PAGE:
After 7 years of being prevented from studying abroad- Gaza student asks Blair to help him reach U.K

“My dream is to return to Gaza and establish a center for research and study. I am just a student; I do not understand why I am being punished."

Letter to Quartet Special Envoy Tony Blair from Wissam Abuajwa, who is trying to reach Nottingham University in the UK.

Israeli Supreme Court to hear his case and those of two students from Gaza prevented from reaching universities in Germany

Mon., May 19, 2008 –  A Master’s student from Gaza prevented from reaching his studies for the past seven years appealed to Quartet Special Envoy Tony Blair today for help traveling to his environmental studies at Nottingham University in the U.K. The student, Wissam Abuajwa, 31, has petitioned Israel’s Supreme Court this week, together with two other students trapped in Gaza. Gisha – Legal Center for Freedom of Movement filed the petitions. The Court set hearings for late May and early June.

“There is no Masters program in environmental sciences offered at the universities in Gaza,” says Wissam Abuajwa. “Ever since I completed my bachelor’s degree, my dream has been to study this field overseas … This will be my fifth attempt to leave Gaza since 2001, and I am very concerned that I will once again be unsuccessful.” Abuajwa particularly wants to acquire training to understand and alleviate damage from the breakdown of Gaza’s water and sewage system, caused in large part by Israeli-imposed restrictions on the fuel supply needed for pumping and treatment.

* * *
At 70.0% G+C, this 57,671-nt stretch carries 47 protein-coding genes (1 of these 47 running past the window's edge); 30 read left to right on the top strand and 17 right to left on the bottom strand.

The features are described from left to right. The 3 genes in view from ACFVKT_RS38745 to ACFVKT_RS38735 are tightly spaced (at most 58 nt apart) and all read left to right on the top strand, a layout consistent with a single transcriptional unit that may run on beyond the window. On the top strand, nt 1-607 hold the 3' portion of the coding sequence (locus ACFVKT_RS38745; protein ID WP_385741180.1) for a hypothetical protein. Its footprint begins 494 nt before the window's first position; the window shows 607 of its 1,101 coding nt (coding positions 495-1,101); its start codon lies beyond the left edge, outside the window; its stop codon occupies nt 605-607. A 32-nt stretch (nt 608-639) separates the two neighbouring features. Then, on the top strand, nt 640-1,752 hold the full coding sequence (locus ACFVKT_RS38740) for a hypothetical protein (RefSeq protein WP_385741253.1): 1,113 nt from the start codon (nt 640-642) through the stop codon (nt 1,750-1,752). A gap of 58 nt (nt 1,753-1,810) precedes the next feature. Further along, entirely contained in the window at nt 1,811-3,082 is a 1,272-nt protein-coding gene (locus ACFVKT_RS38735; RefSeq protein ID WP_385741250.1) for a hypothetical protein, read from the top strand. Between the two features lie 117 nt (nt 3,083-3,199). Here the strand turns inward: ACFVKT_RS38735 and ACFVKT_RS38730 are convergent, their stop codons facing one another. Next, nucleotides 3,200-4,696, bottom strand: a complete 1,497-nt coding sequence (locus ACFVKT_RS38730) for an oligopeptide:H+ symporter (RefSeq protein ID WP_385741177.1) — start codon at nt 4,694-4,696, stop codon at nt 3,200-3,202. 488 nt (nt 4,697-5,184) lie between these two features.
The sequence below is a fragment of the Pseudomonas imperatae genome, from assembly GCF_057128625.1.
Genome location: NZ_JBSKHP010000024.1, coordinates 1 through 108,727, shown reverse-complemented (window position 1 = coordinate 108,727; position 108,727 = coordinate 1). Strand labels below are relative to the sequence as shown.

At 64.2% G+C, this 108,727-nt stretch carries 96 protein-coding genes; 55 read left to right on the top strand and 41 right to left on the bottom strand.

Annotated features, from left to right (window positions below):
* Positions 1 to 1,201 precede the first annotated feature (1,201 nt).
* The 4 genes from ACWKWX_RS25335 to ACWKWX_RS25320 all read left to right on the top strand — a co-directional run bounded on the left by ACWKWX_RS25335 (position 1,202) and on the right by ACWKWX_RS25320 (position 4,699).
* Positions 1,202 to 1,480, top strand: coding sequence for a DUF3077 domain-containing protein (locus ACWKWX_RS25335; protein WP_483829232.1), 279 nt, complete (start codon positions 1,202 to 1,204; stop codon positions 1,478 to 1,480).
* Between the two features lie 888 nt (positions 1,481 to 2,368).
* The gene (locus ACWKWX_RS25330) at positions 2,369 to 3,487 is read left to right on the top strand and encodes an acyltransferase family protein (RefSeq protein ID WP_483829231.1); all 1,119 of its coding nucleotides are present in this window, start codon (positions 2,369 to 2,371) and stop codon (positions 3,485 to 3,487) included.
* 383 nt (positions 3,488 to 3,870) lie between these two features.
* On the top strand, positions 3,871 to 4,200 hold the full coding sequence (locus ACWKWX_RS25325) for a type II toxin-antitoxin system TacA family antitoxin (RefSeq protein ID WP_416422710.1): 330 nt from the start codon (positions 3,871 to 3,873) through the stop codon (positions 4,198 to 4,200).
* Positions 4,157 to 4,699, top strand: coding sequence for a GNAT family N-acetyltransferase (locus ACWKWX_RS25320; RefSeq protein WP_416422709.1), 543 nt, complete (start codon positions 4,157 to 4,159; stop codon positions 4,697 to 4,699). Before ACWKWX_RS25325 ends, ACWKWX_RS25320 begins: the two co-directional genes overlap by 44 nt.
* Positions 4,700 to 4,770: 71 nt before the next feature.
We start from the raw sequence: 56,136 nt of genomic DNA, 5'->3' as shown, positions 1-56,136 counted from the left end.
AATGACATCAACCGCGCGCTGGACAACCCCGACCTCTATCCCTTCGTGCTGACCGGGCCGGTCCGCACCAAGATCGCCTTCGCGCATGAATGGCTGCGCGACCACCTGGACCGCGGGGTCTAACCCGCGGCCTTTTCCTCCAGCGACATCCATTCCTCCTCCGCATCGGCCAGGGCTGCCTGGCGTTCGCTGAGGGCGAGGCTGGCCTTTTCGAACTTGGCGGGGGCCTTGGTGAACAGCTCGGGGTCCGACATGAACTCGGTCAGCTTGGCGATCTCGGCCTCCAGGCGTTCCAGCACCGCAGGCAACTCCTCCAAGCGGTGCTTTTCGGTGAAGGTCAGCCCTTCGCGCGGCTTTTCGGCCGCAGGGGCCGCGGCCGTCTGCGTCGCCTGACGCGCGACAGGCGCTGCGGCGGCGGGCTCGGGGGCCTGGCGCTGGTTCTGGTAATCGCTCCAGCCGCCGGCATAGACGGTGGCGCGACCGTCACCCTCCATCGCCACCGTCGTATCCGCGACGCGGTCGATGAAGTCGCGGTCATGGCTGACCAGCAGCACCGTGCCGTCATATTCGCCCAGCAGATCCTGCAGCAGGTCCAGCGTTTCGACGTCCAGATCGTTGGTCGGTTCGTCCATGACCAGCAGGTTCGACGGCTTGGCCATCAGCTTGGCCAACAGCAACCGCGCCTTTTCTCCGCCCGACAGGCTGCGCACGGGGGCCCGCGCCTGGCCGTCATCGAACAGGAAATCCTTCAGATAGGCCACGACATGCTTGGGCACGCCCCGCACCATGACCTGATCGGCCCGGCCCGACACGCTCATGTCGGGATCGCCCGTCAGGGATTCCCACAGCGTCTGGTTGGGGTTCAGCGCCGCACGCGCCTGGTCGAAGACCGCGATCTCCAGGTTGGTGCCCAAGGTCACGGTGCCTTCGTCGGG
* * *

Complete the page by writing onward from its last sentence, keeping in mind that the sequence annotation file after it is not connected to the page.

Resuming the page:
Nibal Naif, 27, who also appealed to Israel’s Supreme Court, has been offered a full scholarship to study in a doctoral program in Computer Engineering in Germany, a degree not available in Gaza. She says: “My father was a math teacher and he always encouraged me to study and to excel. He died last year, but … my mother is still supportive and proud of my decision to continue my studies abroad. If I am able to go to Germany and complete my studies, I will be one of the first women in the Gaza Strip to hold a doctorate in computer engineering.”

Abuajwa and Naif are just two of the hundreds of Gaza residents unable to reach their studies abroad due to the closure which Israel has imposed on Gaza since June 2007. Israel, which exercises substantial control over Gaza’s borders, says only urgent humanitarian cases will be allowed to leave Gaza.

According to Gisha’s Director Sari Bashi: “Denying young Gaza residents the right to study and develop their professional abilities constitutes collective punishment against a civilian population, in violation of international law. It is a shame that Israel’s Defense Minister does not recognize the value of higher education in building a better, safer, and more normal future for both Palestinians and Israelis.”